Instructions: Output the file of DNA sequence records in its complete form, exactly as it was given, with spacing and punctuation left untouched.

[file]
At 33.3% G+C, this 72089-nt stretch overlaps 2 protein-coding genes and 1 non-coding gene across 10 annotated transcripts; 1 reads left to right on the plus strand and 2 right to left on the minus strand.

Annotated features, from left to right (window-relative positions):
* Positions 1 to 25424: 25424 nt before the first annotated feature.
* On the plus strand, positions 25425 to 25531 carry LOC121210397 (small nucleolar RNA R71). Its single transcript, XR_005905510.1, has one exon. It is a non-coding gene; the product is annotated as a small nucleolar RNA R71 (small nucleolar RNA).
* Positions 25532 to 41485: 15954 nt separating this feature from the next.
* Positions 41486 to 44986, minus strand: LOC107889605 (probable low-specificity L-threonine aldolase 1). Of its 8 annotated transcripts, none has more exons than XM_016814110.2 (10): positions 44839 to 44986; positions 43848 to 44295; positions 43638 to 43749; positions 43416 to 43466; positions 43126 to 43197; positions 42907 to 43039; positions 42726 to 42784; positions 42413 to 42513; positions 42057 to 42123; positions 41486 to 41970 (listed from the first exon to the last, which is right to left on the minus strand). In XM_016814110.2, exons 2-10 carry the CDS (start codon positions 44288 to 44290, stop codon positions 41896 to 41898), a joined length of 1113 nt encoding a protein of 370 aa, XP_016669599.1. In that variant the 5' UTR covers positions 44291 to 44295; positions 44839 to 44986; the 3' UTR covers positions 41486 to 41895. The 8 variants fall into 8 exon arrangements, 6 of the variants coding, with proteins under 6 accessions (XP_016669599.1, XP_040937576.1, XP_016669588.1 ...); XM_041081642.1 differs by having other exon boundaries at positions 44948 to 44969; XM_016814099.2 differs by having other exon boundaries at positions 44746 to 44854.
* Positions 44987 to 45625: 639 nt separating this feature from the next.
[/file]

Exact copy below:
At 33.3% G+C, this 72089-nt stretch overlaps 2 protein-coding genes and 1 non-coding gene across 10 annotated transcripts; 1 reads left to right on the plus strand and 2 right to left on the minus strand.

Annotated features, from left to right (window-relative positions):
* Positions 1 to 25424: 25424 nt before the first annotated feature.
* On the plus strand, positions 25425 to 25531 carry LOC121210397 (small nucleolar RNA R71). Its single transcript, XR_005905510.1, has one exon. It is a non-coding gene; the product is annotated as a small nucleolar RNA R71 (small nucleolar RNA).
* Positions 25532 to 41485: 15954 nt separating this feature from the next.
* Positions 41486 to 44986, minus strand: LOC107889605 (probable low-specificity L-threonine aldolase 1). Of its 8 annotated transcripts, none has more exons than XM_016814110.2 (10): positions 44839 to 44986; positions 43848 to 44295; positions 43638 to 43749; positions 43416 to 43466; positions 43126 to 43197; positions 42907 to 43039; positions 42726 to 42784; positions 42413 to 42513; positions 42057 to 42123; positions 41486 to 41970 (listed from the first exon to the last, which is right to left on the minus strand). In XM_016814110.2, exons 2-10 carry the CDS (start codon positions 44288 to 44290, stop codon positions 41896 to 41898), a joined length of 1113 nt encoding a protein of 370 aa, XP_016669599.1. In that variant the 5' UTR covers positions 44291 to 44295; positions 44839 to 44986; the 3' UTR covers positions 41486 to 41895. The 8 variants fall into 8 exon arrangements, 6 of the variants coding, with proteins under 6 accessions (XP_016669599.1, XP_040937576.1, XP_016669588.1 ...); XM_041081642.1 differs by having other exon boundaries at positions 44948 to 44969; XM_016814099.2 differs by having other exon boundaries at positions 44746 to 44854.
* Positions 44987 to 45625: 639 nt separating this feature from the next.